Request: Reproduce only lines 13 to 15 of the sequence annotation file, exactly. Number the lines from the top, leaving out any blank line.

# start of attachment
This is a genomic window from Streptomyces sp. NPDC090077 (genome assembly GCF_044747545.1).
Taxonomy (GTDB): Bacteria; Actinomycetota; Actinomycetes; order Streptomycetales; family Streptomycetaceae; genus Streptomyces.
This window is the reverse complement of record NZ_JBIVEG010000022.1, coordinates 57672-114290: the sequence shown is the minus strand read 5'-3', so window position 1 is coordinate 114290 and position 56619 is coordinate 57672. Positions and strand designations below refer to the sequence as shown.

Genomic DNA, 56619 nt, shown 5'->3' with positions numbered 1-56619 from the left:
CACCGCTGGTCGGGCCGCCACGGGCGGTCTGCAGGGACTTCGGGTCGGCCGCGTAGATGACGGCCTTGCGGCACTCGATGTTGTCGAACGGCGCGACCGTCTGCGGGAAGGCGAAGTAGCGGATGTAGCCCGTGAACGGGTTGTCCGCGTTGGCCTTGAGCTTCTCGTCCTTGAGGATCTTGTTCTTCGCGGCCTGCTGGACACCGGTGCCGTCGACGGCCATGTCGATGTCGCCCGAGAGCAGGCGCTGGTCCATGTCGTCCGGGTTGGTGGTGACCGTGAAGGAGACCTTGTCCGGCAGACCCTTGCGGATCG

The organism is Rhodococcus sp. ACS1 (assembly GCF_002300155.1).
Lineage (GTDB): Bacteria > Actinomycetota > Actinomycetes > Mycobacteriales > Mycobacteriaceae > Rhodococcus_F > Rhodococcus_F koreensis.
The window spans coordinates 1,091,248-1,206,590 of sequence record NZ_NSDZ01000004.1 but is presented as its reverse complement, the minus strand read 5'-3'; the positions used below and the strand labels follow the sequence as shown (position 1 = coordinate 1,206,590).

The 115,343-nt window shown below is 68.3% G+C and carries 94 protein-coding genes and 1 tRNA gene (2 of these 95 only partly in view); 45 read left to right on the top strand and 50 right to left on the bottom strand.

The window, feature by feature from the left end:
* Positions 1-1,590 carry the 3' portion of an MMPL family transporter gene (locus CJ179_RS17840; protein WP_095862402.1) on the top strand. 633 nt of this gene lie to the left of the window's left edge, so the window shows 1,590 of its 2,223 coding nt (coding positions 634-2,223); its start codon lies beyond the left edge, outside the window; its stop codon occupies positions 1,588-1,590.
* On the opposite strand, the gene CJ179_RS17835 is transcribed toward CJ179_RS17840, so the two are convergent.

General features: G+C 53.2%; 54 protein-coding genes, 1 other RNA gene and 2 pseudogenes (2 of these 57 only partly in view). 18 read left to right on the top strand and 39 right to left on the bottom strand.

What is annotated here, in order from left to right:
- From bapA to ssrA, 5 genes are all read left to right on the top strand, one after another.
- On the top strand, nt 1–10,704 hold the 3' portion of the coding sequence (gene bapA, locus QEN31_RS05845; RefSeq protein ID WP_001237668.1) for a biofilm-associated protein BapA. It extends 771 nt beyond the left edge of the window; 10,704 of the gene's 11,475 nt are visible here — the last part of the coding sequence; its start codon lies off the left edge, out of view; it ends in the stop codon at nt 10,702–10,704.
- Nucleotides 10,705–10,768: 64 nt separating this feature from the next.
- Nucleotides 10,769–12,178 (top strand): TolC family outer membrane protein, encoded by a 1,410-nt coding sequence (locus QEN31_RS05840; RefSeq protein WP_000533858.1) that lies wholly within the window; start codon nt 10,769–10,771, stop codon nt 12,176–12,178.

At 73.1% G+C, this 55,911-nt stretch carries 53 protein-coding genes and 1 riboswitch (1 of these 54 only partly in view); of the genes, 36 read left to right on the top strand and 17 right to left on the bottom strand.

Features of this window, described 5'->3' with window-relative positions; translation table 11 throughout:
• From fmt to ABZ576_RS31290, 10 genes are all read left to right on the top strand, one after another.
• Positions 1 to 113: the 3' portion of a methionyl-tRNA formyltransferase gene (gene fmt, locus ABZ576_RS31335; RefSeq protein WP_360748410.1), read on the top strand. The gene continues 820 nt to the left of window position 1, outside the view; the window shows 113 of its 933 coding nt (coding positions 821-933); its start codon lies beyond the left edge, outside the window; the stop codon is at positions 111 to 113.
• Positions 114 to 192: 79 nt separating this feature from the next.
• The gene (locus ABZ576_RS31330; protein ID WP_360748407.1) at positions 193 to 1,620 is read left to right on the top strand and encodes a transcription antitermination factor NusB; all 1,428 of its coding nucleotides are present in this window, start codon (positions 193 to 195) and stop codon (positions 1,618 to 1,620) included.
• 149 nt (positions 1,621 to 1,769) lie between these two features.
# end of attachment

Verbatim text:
General features: G+C 53.2%; 54 protein-coding genes, 1 other RNA gene and 2 pseudogenes (2 of these 57 only partly in view). 18 read left to right on the top strand and 39 right to left on the bottom strand.

What is annotated here, in order from left to right:
- From bapA to ssrA, 5 genes are all read left to right on the top strand, one after another.